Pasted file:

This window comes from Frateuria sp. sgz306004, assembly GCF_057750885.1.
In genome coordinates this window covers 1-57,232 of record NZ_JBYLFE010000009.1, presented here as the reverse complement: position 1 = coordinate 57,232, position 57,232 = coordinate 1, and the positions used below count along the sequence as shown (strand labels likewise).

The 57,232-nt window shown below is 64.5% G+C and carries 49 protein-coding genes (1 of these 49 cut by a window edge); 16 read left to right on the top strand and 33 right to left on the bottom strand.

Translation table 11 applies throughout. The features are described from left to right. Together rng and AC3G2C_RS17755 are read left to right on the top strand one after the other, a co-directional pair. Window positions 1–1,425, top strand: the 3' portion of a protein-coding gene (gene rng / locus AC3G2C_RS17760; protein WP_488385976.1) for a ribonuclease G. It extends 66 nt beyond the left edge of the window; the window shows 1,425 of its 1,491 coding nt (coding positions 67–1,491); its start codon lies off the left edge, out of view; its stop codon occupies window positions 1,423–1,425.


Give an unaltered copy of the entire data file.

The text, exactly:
This window comes from Frateuria sp. sgz306004, assembly GCF_057750885.1.
In genome coordinates this window covers 1-57,232 of record NZ_JBYLFE010000009.1, presented here as the reverse complement: position 1 = coordinate 57,232, position 57,232 = coordinate 1, and the positions used below count along the sequence as shown (strand labels likewise).

The 57,232-nt window shown below is 64.5% G+C and carries 49 protein-coding genes (1 of these 49 cut by a window edge); 16 read left to right on the top strand and 33 right to left on the bottom strand.

Translation table 11 applies throughout. The features are described from left to right. Together rng and AC3G2C_RS17755 are read left to right on the top strand one after the other, a co-directional pair. Window positions 1–1,425, top strand: the 3' portion of a protein-coding gene (gene rng / locus AC3G2C_RS17760; protein WP_488385976.1) for a ribonuclease G. It extends 66 nt beyond the left edge of the window; the window shows 1,425 of its 1,491 coding nt (coding positions 67–1,491); its start codon lies off the left edge, out of view; its stop codon occupies window positions 1,423–1,425.